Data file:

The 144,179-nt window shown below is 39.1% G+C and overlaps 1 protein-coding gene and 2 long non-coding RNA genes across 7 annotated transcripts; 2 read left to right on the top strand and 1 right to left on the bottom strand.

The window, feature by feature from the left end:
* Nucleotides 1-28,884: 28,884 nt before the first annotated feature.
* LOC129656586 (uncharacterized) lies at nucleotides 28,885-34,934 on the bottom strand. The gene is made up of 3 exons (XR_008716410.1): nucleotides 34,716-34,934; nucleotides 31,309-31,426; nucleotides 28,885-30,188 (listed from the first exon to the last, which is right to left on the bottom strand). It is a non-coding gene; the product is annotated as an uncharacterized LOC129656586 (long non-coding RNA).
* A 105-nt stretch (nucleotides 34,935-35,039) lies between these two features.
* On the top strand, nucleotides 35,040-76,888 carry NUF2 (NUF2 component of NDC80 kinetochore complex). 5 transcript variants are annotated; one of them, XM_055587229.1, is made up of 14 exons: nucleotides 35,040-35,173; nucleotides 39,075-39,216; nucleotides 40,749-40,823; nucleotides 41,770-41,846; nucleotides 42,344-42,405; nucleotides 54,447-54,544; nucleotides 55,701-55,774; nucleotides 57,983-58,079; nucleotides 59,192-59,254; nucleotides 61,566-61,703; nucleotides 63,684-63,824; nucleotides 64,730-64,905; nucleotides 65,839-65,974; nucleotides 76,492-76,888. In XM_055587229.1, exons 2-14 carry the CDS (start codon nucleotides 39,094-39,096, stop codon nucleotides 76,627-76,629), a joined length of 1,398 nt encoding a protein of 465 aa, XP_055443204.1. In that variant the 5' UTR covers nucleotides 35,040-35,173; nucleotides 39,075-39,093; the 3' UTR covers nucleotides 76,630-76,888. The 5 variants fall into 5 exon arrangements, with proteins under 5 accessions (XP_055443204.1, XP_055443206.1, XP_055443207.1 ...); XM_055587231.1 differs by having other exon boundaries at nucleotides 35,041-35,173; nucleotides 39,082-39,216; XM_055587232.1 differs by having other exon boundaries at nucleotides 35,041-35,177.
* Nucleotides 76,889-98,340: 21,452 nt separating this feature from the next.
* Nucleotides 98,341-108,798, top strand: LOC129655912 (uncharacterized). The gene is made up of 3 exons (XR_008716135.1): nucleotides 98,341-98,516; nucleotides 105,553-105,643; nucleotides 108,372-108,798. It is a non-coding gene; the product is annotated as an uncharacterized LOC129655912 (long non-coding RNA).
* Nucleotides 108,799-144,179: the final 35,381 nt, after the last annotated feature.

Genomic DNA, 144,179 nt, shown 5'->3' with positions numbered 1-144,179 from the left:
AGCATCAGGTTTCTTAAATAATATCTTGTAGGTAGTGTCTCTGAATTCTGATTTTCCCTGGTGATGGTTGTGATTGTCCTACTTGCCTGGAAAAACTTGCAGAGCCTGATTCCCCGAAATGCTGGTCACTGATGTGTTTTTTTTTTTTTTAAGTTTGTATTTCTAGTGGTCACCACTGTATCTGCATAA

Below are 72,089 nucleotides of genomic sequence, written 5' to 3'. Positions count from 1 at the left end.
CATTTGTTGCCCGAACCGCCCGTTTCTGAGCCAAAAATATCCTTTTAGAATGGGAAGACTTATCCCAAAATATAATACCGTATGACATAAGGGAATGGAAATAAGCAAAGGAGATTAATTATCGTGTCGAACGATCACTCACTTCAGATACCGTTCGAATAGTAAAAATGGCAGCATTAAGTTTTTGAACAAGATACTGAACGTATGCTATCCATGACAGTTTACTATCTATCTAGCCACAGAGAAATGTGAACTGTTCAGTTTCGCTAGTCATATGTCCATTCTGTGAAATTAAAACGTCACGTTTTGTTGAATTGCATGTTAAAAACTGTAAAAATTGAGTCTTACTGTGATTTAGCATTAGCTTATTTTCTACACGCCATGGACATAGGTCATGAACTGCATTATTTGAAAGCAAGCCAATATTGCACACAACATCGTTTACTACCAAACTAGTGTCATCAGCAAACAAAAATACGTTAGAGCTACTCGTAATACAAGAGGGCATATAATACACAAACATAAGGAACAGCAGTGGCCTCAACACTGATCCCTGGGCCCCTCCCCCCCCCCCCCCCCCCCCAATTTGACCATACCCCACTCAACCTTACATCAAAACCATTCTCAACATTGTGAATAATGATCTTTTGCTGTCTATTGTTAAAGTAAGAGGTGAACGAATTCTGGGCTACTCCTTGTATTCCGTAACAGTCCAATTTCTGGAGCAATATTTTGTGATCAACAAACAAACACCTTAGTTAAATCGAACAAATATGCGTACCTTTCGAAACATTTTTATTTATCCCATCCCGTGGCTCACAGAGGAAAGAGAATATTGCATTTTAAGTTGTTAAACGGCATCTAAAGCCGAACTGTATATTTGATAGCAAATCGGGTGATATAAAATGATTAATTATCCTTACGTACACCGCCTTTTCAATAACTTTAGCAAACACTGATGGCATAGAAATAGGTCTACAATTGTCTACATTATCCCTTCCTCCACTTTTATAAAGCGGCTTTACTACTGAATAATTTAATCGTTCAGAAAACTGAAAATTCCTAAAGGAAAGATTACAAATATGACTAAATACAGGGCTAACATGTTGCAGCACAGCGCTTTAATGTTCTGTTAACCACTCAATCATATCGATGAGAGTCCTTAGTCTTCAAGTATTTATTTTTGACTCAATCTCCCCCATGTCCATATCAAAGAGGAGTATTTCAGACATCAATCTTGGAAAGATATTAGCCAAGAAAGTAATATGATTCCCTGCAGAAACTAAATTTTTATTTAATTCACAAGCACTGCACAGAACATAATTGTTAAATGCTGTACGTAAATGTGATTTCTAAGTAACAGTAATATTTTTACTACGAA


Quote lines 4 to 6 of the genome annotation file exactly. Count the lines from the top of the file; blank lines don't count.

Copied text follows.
* LOC129656586 (uncharacterized) lies at nucleotides 28,885-34,934 on the bottom strand. The gene is made up of 3 exons (XR_008716410.1): nucleotides 34,716-34,934; nucleotides 31,309-31,426; nucleotides 28,885-30,188 (listed from the first exon to the last, which is right to left on the bottom strand). It is a non-coding gene; the product is annotated as an uncharacterized LOC129656586 (long non-coding RNA).
* A 105-nt stretch (nucleotides 34,935-35,039) lies between these two features.
* On the top strand, nucleotides 35,040-76,888 carry NUF2 (NUF2 component of NDC80 kinetochore complex). 5 transcript variants are annotated; one of them, XM_055587229.1, is made up of 14 exons: nucleotides 35,040-35,173; nucleotides 39,075-39,216; nucleotides 40,749-40,823; nucleotides 41,770-41,846; nucleotides 42,344-42,405; nucleotides 54,447-54,544; nucleotides 55,701-55,774; nucleotides 57,983-58,079; nucleotides 59,192-59,254; nucleotides 61,566-61,703; nucleotides 63,684-63,824; nucleotides 64,730-64,905; nucleotides 65,839-65,974; nucleotides 76,492-76,888. In XM_055587229.1, exons 2-14 carry the CDS (start codon nucleotides 39,094-39,096, stop codon nucleotides 76,627-76,629), a joined length of 1,398 nt encoding a protein of 465 aa, XP_055443204.1. In that variant the 5' UTR covers nucleotides 35,040-35,173; nucleotides 39,075-39,093; the 3' UTR covers nucleotides 76,630-76,888. The 5 variants fall into 5 exon arrangements, with proteins under 5 accessions (XP_055443204.1, XP_055443206.1, XP_055443207.1 ...); XM_055587231.1 differs by having other exon boundaries at nucleotides 35,041-35,173; nucleotides 39,082-39,216; XM_055587232.1 differs by having other exon boundaries at nucleotides 35,041-35,177.